Mike Minihane continues his look back 50 years to events at the County Ground. Following Swindon Town’s first season in the ‘big time’ Division Two during 1963/64, Town looked to consolidate; however football isn’t that simple…
Top of the Charts: Oh, Pretty Woman – Roy Orbison
September had been a bad month with two wins and five defeats but at least it had ended on a high with the 4-1 demolition of Huddersfield Town, even if they were bottom of the league. The following Saturday saw the visit of Derby County who were sixth in the league and going well. It started badly as Eddie Thomas gave the Rams an early lead and we all feared the worst but we rallied and by half time were 3-1 up thanks to two Ernie Hunt goals and a rare goal from full back Owen Dawson. Soon after half time Ernie Hunt completed his hat trick to give us an unassailable 4-1 lead. Derby scored with a late penalty but the 4-2 score line represented an emphatic and deserved victory.
Two consecutive home wins with eight goals scored went a long way to restoring belief and it was with optimism that we went to Highfield Road the following Saturday to face Coventry City. Our away form hadn’t improved however and we were soon two goals down, but thanks to a quick reply from Ken Skeen and an Ernie Hunt penalty we were on terms at half time. The game could have gone either way in the second half but thanks to a late goal the Sky Blues ran out narrow 3-2 winners. The performance however suggested that we were improving on our travels.
Southampton were our next visitors and our games with them were always strongly contested as was the rivalry between the two sets of fans. For once Terry Paine and Martin Chivers didn’t score and with five minutes to go the score stood at 1-1 with Ken Skeen having got on the score sheet for the second game running. Then, with time running out, up popped Keith ‘Gladys’ Morgan with his only goal of the season for the winner. Victories over the Saints were always sweet.
The pattern of good home form and poor away form was now well entrenched. Away we’d lost all six games; at home we’d won six and lost one. We had yet to draw a game. This was well before the era of three points for a win however and we were down to 14th in the league. With our next visitors, Cardiff City, languishing at the foot of the league we approached our next home fixture with justifiable confidence. On paper Cardiff had a decent side with four Welsh internationals including a young Peter Rodrigues and a rather older Mel Charles.
We started very well with a goal from the in-form Ken Skeen and another from Mike Summerbee to give us a 2-0 half time lead. Then, thanks to a very poor refereeing decision, things started to go wrong. Trollope brought down their winger, Greg Farrell, at least a yard outside the penalty area. To the fury of the crowd the referee gave a penalty which Barry Hole stepped up to take. I have to concede that his penalty was one of the best I ever saw as he ran up to take it with his right foot and then switched to his left, rolling the ball into one corner as Norman Oakley went the other way. Not long after however Peter Leggett who had come into the side as right winger to enable Summerbee to operate as a central striker, restored our two goal advantage. Leading 3-1 with just over twenty minutes to go we should have been able to see it out but it wasn’t to be. City threw Mel Charles forward to take advantage of his well-known ability in the air and he duly obliged with two excellent headed goals for a final 3-3 score. It had been an entertaining game with six goals scored but given our away form we were not in a position to drop home points.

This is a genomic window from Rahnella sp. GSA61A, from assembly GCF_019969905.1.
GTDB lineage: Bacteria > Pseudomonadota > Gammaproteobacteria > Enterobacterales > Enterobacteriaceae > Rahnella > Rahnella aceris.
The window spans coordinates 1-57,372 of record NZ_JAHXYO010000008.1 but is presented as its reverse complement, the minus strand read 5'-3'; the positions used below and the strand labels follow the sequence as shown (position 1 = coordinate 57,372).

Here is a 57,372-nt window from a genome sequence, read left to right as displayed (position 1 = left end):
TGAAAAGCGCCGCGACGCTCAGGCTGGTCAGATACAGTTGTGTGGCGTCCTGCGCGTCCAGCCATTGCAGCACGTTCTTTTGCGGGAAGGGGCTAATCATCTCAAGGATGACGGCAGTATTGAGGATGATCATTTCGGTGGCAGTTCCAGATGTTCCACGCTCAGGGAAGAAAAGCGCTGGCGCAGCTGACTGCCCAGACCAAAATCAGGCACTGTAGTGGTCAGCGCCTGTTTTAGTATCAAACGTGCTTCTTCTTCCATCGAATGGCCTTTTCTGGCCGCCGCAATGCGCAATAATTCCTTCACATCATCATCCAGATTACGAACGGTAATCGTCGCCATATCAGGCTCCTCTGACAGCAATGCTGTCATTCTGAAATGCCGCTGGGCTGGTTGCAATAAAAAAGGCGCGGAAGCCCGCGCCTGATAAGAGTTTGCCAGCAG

In an attempt to shore up the defence we’d signed a new keeper, Frank Haffey, a somewhat eccentric ex-Celtic player and Scottish international whose claim to fame was conceding nine goals in Scotland’s 9-3 defeat to England at Wembley in 1961; which gave birth to the joke ‘What’s the time? It’s almost ten past Haffey’. Perhaps not surprisingly it was his last game for Scotland.
Frank was what in current terminology is known as a ‘big unit’. In those days the opposing centre forward would always clatter the keeper whenever a cross came over. In Frank’s case they just bounced off him. He made his debut in our next game away to Preston which we lost 1-2 with Summerbee getting our late consolation goal. The following Saturday he made his home debut against Ipswich Town and helped us to a convincing 3-1 win, courtesy of goals from Bill Atkins, Mike Summerbee and an own goal. Frank was only to play four games for us; he left the following month after a rumoured bust up with Manager Bert Head because he refused to dive on the car park concrete surface during training. He went on to move to Australia where he became a cabaret singer. You couldn’t make it up!
So the Jekyll and Hyde pattern continued. Of our four home games we had registered three wins and a rather unlucky draw; away we had lost twice. This was not too worrying as long as our home form remained. However with home games against Bolton Wanderers and high-flying Newcastle United and a trip to Middlesbrough to come in November some of us were starting to feel nervous.